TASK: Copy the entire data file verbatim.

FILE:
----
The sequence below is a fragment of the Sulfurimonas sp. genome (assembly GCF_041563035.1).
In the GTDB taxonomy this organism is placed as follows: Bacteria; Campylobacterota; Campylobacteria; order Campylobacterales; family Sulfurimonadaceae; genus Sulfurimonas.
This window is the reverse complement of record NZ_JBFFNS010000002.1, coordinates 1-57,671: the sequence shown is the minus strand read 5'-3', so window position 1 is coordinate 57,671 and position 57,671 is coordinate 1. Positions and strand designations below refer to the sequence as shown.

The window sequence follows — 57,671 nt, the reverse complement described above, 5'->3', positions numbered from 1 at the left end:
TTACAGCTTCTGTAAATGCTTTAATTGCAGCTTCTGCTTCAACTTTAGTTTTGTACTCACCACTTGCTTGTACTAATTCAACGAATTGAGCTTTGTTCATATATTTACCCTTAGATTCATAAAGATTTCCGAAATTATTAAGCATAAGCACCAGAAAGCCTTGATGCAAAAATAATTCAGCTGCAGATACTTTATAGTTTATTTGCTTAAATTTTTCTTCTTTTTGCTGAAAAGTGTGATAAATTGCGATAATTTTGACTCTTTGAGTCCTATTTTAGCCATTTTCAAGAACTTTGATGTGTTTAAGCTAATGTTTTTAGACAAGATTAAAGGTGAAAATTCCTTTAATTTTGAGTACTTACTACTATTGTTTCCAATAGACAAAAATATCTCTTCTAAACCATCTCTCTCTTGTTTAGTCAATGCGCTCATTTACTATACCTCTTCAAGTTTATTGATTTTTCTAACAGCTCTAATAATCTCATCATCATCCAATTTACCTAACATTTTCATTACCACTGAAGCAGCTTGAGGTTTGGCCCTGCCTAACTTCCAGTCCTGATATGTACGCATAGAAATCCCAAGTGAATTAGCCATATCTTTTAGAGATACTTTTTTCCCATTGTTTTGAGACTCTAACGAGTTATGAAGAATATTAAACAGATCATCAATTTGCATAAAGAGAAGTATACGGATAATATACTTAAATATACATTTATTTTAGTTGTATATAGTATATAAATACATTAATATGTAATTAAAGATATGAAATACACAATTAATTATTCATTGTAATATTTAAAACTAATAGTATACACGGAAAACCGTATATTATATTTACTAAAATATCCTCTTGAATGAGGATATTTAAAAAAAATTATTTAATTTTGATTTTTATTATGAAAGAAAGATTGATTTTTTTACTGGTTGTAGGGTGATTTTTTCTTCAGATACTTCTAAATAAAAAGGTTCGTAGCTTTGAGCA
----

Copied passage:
The sequence below is a fragment of the Sulfurimonas sp. genome (assembly GCF_041563035.1).
In the GTDB taxonomy this organism is placed as follows: Bacteria; Campylobacterota; Campylobacteria; order Campylobacterales; family Sulfurimonadaceae; genus Sulfurimonas.
This window is the reverse complement of record NZ_JBFFNS010000002.1, coordinates 1-57,671: the sequence shown is the minus strand read 5'-3', so window position 1 is coordinate 57,671 and position 57,671 is coordinate 1. Positions and strand designations below refer to the sequence as shown.

The window sequence follows — 57,671 nt, the reverse complement described above, 5'->3', positions numbered from 1 at the left end:
TTACAGCTTCTGTAAATGCTTTAATTGCAGCTTCTGCTTCAACTTTAGTTTTGTACTCACCACTTGCTTGTACTAATTCAACGAATTGAGCTTTGTTCATATATTTACCCTTAGATTCATAAAGATTTCCGAAATTATTAAGCATAAGCACCAGAAAGCCTTGATGCAAAAATAATTCAGCTGCAGATACTTTATAGTTTATTTGCTTAAATTTTTCTTCTTTTTGCTGAAAAGTGTGATAAATTGCGATAATTTTGACTCTTTGAGTCCTATTTTAGCCATTTTCAAGAACTTTGATGTGTTTAAGCTAATGTTTTTAGACAAGATTAAAGGTGAAAATTCCTTTAATTTTGAGTACTTACTACTATTGTTTCCAATAGACAAAAATATCTCTTCTAAACCATCTCTCTCTTGTTTAGTCAATGCGCTCATTTACTATACCTCTTCAAGTTTATTGATTTTTCTAACAGCTCTAATAATCTCATCATCATCCAATTTACCTAACATTTTCATTACCACTGAAGCAGCTTGAGGTTTGGCCCTGCCTAACTTCCAGTCCTGATATGTACGCATAGAAATCCCAAGTGAATTAGCCATATCTTTTAGAGATACTTTTTTCCCATTGTTTTGAGACTCTAACGAGTTATGAAGAATATTAAACAGATCATCAATTTGCATAAAGAGAAGTATACGGATAATATACTTAAATATACATTTATTTTAGTTGTATATAGTATATAAATACATTAATATGTAATTAAAGATATGAAATACACAATTAATTATTCATTGTAATATTTAAAACTAATAGTATACACGGAAAACCGTATATTATATTTACTAAAATATCCTCTTGAATGAGGATATTTAAAAAAAATTATTTAATTTTGATTTTTATTATGAAAGAAAGATTGATTTTTTTACTGGTTGTAGGGTGATTTTTTCTTCAGATACTTCTAAATAAAAAGGTTCGTAGCTTTGAGCA